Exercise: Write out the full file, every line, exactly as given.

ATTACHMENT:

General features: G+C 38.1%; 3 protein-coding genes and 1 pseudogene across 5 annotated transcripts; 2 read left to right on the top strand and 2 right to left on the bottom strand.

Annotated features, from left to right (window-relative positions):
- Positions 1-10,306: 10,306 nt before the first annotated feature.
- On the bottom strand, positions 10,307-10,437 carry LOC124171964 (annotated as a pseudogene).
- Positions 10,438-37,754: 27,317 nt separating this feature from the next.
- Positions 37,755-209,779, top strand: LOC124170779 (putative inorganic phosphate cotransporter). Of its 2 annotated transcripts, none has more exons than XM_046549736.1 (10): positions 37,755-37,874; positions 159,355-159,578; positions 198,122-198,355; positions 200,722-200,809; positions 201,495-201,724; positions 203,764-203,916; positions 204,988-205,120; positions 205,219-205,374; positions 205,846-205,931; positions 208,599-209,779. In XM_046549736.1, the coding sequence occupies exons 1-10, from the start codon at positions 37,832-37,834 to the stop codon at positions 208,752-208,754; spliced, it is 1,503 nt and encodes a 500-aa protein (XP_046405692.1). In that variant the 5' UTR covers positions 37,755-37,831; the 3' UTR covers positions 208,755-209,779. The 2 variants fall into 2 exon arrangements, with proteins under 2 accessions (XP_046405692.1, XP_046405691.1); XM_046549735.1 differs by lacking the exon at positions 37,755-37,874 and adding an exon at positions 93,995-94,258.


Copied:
General features: G+C 38.1%; 3 protein-coding genes and 1 pseudogene across 5 annotated transcripts; 2 read left to right on the top strand and 2 right to left on the bottom strand.

Annotated features, from left to right (window-relative positions):
- Positions 1-10,306: 10,306 nt before the first annotated feature.
- On the bottom strand, positions 10,307-10,437 carry LOC124171964 (annotated as a pseudogene).
- Positions 10,438-37,754: 27,317 nt separating this feature from the next.
- Positions 37,755-209,779, top strand: LOC124170779 (putative inorganic phosphate cotransporter). Of its 2 annotated transcripts, none has more exons than XM_046549736.1 (10): positions 37,755-37,874; positions 159,355-159,578; positions 198,122-198,355; positions 200,722-200,809; positions 201,495-201,724; positions 203,764-203,916; positions 204,988-205,120; positions 205,219-205,374; positions 205,846-205,931; positions 208,599-209,779. In XM_046549736.1, the coding sequence occupies exons 1-10, from the start codon at positions 37,832-37,834 to the stop codon at positions 208,752-208,754; spliced, it is 1,503 nt and encodes a 500-aa protein (XP_046405692.1). In that variant the 5' UTR covers positions 37,755-37,831; the 3' UTR covers positions 208,755-209,779. The 2 variants fall into 2 exon arrangements, with proteins under 2 accessions (XP_046405692.1, XP_046405691.1); XM_046549735.1 differs by lacking the exon at positions 37,755-37,874 and adding an exon at positions 93,995-94,258.